Publicity begins at home
The digital world is exhilarating and frustrating in equal measure. On the one hand, the possibilities for socialising with like-minded others, meeting new people, honing old crafts, making digital things, sharing contents and co-producing knowledge are virtually endless. On the other hand, digital technologies can be slow, unreliable, unstable, disorientating and, quite literally, a pain in the neck. My starting premise is that any attempt at sharing anthropological knowledge with non-specialists via digital means must always bear in mind this basic contrast. Once we accept this fact of contemporary life, a whole new world of digital possibilities – and frustrations – opens up.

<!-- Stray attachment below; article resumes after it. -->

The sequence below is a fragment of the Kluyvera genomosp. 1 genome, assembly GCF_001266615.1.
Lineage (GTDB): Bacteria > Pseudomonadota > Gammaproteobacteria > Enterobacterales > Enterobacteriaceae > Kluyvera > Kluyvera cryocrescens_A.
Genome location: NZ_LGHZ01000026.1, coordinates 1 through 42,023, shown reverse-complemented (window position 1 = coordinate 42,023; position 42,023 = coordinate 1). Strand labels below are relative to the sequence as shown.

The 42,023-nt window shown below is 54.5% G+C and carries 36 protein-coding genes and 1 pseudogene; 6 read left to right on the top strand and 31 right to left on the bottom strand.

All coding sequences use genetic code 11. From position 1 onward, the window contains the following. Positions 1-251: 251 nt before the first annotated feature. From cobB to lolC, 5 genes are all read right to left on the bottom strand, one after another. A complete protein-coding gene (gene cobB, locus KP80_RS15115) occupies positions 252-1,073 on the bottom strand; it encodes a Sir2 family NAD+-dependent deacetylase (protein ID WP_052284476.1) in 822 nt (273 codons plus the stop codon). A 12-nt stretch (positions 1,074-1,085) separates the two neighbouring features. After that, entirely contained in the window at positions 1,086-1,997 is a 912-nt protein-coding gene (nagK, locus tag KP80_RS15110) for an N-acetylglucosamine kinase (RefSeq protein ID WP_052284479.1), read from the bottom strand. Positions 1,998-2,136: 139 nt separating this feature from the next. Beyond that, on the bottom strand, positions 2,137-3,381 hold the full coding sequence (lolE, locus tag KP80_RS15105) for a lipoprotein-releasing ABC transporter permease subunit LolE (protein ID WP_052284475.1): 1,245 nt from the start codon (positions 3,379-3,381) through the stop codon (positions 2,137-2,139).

It is exciting to look back at the digital progress anthropology has made from around 2005 to the present. Let us not forget that Facebook only opened to the general public (us included) on 26 September 2006, or that Twitter caught the world’s attention a mere three years ago, in 2007. I have no figures to hand, but personal experience suggests that a large proportion of anthropologists are now on Facebook, which means that they are also likely to be, by default, users of Twitter, YouTube, Flickr, Delicious and so on. Reluctantly at first, countless anthropologists (young and old) have acquired valuable digital skills and, perhaps more importantly, digital self-confidence in a matter of two or three years. The omens are good for further incursions into uncharted digital territory from colleagues who only 8 or 9 years ago were happy to leave Web content creation and sharing to others. These incursions could well include those outlets once known as the mainstream media.